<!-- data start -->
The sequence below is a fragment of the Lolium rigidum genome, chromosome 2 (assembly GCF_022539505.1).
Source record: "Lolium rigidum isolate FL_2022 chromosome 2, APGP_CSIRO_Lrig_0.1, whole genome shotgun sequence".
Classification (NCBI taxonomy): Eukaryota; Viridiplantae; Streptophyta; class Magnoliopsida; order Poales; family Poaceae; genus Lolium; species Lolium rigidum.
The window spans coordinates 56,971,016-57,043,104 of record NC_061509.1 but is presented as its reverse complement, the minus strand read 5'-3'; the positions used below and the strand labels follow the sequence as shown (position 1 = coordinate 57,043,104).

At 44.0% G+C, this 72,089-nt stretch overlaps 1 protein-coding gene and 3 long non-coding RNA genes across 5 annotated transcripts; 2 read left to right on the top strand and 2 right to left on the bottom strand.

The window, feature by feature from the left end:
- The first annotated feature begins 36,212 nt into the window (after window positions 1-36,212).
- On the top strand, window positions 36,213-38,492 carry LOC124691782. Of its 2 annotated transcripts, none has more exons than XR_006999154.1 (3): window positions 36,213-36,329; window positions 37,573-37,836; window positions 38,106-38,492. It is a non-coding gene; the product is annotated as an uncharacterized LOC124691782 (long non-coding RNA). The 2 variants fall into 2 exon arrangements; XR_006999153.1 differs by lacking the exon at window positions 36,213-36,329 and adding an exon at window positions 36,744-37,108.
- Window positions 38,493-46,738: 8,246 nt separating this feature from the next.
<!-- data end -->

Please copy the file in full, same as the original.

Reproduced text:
The sequence below is a fragment of the Lolium rigidum genome, chromosome 2 (assembly GCF_022539505.1).
Source record: "Lolium rigidum isolate FL_2022 chromosome 2, APGP_CSIRO_Lrig_0.1, whole genome shotgun sequence".
Classification (NCBI taxonomy): Eukaryota; Viridiplantae; Streptophyta; class Magnoliopsida; order Poales; family Poaceae; genus Lolium; species Lolium rigidum.
The window spans coordinates 56,971,016-57,043,104 of record NC_061509.1 but is presented as its reverse complement, the minus strand read 5'-3'; the positions used below and the strand labels follow the sequence as shown (position 1 = coordinate 57,043,104).

At 44.0% G+C, this 72,089-nt stretch overlaps 1 protein-coding gene and 3 long non-coding RNA genes across 5 annotated transcripts; 2 read left to right on the top strand and 2 right to left on the bottom strand.

The window, feature by feature from the left end:
- The first annotated feature begins 36,212 nt into the window (after window positions 1-36,212).
- On the top strand, window positions 36,213-38,492 carry LOC124691782. Of its 2 annotated transcripts, none has more exons than XR_006999154.1 (3): window positions 36,213-36,329; window positions 37,573-37,836; window positions 38,106-38,492. It is a non-coding gene; the product is annotated as an uncharacterized LOC124691782 (long non-coding RNA). The 2 variants fall into 2 exon arrangements; XR_006999153.1 differs by lacking the exon at window positions 36,213-36,329 and adding an exon at window positions 36,744-37,108.
- Window positions 38,493-46,738: 8,246 nt separating this feature from the next.